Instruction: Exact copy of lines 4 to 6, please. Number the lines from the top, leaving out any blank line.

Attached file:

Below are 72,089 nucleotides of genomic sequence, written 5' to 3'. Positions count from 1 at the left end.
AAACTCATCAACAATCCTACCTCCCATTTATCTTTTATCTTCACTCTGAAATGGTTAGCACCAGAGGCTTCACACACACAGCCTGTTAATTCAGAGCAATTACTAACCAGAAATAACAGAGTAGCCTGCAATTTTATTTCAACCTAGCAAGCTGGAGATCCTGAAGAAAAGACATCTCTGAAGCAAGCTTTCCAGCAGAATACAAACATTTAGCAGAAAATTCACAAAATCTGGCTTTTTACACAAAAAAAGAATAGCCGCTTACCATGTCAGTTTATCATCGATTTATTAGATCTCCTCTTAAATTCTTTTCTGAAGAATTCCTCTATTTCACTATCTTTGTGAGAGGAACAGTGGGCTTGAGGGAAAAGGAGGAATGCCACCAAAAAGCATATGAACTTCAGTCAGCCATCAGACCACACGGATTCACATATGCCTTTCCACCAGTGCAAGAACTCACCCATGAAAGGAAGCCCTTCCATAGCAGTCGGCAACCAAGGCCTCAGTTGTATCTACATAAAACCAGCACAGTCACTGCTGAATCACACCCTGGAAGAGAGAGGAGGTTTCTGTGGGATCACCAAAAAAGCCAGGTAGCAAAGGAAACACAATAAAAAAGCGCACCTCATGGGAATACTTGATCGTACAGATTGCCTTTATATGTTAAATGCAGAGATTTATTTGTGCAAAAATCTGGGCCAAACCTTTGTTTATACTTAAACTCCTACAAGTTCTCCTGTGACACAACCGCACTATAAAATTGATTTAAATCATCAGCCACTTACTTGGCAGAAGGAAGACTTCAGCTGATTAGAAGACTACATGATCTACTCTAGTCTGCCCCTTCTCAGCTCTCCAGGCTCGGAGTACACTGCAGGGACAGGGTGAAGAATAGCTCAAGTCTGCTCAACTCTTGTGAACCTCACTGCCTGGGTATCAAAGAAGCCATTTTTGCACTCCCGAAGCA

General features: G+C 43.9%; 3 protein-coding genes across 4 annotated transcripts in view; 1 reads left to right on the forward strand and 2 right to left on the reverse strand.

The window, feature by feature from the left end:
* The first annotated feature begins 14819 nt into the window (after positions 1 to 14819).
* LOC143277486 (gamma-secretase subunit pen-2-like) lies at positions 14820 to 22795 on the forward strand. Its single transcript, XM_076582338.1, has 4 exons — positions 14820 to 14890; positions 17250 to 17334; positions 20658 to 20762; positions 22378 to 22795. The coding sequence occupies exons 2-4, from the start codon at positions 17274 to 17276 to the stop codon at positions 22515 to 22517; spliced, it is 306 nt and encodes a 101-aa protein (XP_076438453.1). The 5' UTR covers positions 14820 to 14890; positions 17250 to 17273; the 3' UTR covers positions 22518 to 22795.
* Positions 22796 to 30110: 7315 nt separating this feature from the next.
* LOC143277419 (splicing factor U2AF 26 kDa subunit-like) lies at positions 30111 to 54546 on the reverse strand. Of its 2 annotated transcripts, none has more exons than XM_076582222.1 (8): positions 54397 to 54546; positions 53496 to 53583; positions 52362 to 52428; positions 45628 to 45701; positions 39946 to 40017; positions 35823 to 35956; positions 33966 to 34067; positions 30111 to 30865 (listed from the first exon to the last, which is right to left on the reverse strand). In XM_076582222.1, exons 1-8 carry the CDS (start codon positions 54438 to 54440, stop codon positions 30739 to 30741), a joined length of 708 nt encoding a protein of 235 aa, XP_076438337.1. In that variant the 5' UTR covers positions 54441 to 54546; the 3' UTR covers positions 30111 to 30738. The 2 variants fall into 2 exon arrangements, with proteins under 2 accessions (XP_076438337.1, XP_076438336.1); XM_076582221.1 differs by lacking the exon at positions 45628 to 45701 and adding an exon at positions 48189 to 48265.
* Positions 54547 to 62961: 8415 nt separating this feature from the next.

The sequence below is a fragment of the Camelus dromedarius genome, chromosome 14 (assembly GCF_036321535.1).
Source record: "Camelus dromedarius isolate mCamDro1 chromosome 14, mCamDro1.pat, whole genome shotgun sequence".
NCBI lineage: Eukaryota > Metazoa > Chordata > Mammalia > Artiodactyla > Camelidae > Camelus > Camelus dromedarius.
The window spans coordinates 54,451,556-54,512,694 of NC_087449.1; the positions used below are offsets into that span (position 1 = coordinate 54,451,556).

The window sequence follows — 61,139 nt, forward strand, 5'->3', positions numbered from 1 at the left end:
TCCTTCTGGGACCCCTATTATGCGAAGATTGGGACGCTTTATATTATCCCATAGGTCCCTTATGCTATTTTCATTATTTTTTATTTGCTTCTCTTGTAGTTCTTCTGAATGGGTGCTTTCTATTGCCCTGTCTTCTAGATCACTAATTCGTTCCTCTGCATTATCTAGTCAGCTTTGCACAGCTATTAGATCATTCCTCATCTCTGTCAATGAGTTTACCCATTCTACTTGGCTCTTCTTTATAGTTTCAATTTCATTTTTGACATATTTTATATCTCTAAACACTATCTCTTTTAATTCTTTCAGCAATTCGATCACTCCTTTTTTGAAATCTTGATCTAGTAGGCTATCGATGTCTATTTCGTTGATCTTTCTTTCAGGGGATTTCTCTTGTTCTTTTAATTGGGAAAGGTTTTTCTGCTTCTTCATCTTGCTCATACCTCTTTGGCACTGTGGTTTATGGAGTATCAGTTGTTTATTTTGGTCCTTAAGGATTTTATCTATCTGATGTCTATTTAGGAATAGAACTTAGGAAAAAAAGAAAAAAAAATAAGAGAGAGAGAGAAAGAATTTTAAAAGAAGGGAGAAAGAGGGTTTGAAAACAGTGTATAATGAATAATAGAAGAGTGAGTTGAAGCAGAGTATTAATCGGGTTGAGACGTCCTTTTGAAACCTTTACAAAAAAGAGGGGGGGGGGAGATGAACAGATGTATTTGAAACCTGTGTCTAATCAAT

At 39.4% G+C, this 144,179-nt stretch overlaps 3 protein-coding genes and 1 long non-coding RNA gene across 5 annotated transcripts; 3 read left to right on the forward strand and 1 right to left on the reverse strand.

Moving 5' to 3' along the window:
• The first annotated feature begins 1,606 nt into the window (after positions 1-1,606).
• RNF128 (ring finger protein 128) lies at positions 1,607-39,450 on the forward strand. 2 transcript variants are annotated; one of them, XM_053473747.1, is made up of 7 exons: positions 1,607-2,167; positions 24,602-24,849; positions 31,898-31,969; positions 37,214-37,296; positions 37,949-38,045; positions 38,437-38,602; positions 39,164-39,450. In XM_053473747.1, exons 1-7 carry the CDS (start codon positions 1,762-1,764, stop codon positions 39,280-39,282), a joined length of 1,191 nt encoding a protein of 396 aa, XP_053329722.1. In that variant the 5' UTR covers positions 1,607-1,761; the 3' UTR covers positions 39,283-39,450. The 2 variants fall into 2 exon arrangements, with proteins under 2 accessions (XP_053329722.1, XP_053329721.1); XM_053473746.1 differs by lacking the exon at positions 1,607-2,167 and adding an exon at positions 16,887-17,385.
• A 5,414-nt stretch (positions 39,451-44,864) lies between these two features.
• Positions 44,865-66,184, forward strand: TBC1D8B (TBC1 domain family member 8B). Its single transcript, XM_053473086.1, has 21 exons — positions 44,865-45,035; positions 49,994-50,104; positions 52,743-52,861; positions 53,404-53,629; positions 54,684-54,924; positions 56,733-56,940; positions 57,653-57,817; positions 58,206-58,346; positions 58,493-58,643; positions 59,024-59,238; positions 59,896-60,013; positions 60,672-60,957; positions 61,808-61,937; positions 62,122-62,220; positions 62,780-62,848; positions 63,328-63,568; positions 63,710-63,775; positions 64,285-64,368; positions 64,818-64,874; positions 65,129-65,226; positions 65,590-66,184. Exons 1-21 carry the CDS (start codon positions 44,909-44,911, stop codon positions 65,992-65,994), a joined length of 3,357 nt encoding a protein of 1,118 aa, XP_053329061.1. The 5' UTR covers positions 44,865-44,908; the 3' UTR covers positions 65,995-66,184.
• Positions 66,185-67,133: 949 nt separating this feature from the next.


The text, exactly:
The window, feature by feature from the left end:
* The first annotated feature begins 14819 nt into the window (after positions 1 to 14819).
* LOC143277486 (gamma-secretase subunit pen-2-like) lies at positions 14820 to 22795 on the forward strand. Its single transcript, XM_076582338.1, has 4 exons — positions 14820 to 14890; positions 17250 to 17334; positions 20658 to 20762; positions 22378 to 22795. The coding sequence occupies exons 2-4, from the start codon at positions 17274 to 17276 to the stop codon at positions 22515 to 22517; spliced, it is 306 nt and encodes a 101-aa protein (XP_076438453.1). The 5' UTR covers positions 14820 to 14890; positions 17250 to 17273; the 3' UTR covers positions 22518 to 22795.